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Modeling Parts for 3D Printing with Shortcuts

A while back the kerf plate on my chop saw got damaged. It’s not a well known make (at least, not to me, it’s a “Rexon M2500AE” that I got second hand), so sourcing a replacement wouldn’t be trivial. As time has gone on, it’s got more and more damaged, to the point that the saw is getting dangerous to use.

Kerf plate damage

So rather than use it in it’s increasingly dangerous state or replacing the saw, I decided to try and make a replacement on my 3D printer.

First stage is to build a model of the plate. This first required me to reassemble the parts of the plate, which I did by supergluing the parts I still had back together.

Glued kerf plate

Rather than spending ages modeling it from measurements, which might prove a little bit more difficult given the state the plate was in, I decided to speed up the process quite a bit by scanning the part.

Plate on scanner

Not that I have a scan of the part I can import it into Inkscape, square it up and model the outline using bezier curves. In this case as the part is mirrored I could create one half and mirror it. Due to the damage to the center slot it was hard to gauge it’s width (more on that later).

Copying shape with Bezier curves

The outline could then be competed by mirroring the outline.

Outline complete

The bezier curves can then be combined and the internal features diffed from the shape to form the full outline.

Complete shape

Before going any further, the outline was printed on a standard printer and compared to the actual part. The shape could be massaged a bit at this stage to try and ensure a reasonable fit.

Comparing printout with plate

The shape was then converted to STL using the Inkscape extension paths2openscad and opened in OpenSCAD. For some reason the extension adds odd scaling to the part so this was removed (shown commented out in the below screen capture).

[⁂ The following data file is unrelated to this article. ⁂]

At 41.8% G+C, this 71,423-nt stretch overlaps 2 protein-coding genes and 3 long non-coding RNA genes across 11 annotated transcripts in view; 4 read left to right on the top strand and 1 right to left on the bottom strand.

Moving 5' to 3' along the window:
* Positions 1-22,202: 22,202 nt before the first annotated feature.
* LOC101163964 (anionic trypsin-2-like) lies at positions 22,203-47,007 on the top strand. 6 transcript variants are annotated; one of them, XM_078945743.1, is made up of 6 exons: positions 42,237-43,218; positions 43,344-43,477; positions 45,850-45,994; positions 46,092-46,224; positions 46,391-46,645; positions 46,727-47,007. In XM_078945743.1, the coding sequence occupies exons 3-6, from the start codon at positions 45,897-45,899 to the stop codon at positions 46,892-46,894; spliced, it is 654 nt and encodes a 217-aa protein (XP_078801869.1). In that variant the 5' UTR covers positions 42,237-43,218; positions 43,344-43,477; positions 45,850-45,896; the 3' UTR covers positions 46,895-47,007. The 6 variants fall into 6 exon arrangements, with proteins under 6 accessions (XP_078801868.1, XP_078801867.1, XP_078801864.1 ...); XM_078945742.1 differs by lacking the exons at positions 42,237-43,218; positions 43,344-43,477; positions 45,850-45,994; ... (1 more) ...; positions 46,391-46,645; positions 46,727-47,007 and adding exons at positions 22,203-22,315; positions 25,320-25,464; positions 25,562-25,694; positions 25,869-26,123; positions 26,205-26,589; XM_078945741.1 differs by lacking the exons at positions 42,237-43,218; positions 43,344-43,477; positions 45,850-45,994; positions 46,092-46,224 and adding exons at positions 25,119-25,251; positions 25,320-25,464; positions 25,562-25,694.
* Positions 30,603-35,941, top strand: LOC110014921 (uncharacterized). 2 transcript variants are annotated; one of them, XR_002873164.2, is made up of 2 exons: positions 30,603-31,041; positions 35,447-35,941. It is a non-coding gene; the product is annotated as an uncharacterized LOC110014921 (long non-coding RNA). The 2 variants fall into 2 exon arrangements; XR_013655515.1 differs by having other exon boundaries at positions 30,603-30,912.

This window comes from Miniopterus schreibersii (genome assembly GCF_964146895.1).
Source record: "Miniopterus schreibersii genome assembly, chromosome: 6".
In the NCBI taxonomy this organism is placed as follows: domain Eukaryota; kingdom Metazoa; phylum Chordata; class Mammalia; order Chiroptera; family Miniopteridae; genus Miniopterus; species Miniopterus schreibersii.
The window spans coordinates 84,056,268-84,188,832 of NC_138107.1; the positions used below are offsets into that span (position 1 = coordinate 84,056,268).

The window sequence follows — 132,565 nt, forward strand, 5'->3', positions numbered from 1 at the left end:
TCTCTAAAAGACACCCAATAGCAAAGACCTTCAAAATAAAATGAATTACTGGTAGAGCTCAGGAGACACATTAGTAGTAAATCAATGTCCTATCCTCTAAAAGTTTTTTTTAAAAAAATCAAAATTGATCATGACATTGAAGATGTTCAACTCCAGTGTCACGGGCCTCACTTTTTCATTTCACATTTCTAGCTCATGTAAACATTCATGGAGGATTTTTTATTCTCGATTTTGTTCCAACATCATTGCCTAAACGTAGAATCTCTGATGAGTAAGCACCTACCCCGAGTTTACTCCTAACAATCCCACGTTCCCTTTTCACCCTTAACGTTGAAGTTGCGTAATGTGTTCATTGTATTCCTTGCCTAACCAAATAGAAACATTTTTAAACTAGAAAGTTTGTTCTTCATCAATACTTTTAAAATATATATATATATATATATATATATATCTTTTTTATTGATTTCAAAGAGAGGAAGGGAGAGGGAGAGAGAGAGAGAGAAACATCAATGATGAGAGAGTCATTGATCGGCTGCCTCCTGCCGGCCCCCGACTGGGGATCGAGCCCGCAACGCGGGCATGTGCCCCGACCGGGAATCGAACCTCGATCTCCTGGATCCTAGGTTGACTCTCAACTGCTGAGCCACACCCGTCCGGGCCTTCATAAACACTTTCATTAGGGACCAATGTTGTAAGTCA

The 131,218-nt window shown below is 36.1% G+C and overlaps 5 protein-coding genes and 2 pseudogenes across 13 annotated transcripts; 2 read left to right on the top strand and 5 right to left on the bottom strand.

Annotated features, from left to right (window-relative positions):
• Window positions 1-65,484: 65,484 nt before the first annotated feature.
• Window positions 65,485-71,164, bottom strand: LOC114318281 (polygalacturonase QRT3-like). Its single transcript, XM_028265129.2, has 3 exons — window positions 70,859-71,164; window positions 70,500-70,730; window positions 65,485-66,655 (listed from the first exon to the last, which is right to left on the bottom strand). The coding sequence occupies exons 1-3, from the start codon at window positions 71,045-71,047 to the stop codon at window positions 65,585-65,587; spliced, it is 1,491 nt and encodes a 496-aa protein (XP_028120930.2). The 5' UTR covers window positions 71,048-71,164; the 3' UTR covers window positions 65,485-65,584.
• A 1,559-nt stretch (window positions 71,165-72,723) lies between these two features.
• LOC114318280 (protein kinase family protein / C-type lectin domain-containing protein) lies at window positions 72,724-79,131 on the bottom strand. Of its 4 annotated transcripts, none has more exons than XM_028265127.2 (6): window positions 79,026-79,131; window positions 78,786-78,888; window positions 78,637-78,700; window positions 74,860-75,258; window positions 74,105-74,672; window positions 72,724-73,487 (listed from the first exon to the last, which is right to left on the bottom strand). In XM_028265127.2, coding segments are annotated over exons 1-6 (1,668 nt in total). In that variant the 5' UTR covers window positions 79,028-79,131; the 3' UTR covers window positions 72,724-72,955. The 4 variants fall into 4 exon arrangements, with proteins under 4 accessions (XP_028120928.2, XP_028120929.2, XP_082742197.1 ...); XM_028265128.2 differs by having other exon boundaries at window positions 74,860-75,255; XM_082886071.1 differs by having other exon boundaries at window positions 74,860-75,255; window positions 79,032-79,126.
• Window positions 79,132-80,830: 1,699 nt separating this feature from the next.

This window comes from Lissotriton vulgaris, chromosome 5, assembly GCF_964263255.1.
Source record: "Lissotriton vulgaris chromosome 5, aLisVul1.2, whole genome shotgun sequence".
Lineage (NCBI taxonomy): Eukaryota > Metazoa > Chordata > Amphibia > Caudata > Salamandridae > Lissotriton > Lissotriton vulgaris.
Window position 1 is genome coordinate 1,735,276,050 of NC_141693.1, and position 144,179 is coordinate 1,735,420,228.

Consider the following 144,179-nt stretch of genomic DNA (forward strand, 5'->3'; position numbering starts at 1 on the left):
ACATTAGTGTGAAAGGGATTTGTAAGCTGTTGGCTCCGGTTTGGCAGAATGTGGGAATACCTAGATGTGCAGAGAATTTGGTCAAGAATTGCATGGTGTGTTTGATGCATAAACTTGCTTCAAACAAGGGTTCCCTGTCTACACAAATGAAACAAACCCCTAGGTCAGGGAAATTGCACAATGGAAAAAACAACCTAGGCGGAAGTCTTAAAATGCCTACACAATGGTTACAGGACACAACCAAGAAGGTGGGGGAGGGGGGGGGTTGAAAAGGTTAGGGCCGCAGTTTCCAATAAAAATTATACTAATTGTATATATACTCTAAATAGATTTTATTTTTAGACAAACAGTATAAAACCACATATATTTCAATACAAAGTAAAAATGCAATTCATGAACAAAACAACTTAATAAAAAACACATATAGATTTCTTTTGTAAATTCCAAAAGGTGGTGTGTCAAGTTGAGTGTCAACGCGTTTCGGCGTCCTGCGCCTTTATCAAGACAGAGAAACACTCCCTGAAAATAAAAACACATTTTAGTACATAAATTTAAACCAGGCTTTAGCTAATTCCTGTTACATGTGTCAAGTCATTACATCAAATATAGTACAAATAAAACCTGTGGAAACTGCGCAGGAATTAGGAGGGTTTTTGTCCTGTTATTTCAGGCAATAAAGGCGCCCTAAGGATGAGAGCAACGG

Initial part in OpenSCAD

Before printing, I needed to add the recesses to take the screw heads. I decided to do this by tweaking the outline and exporting this separately from Inkscape.

Outlines with and wihout screw recess

I then combined the paths in a single OpenSCAD source file with different heights to fully model the recesses.

Model with recesses

Now that the model was essentially complete it was sent to the 3D printer. I elected to stop the print after the initial outline had been printed and compare the main dimensions it with the actual part. I’m glad I did this as the part was approximately 2% over sized, so I was able to rescale the part and resend it to the printer without wasting lots of filament and lots of print time.

After rechecking the part outline again, the final print was left for 2.5 hours to print.

Orignal and printed parts

The part seems to have come out reasonably well and fitted the hole without any large gaps or fettling to fit the hole. The slot in the middle of the plate turned out to be a bit slim for the blade I have in the chop saw, but this will resolve it’s self nicely when the chop saw is next used.

Fitted 3D printed part

This only took a few hours to complete from start to finish, with a large proportion of the time required being the printing of the part. I think this really shows on the of the strengths of home 3D printing, helping to create parts that can be used to bring life back into broken objects and creating items that just aren’t otherwise available.

23 Feb 2019 #3D printing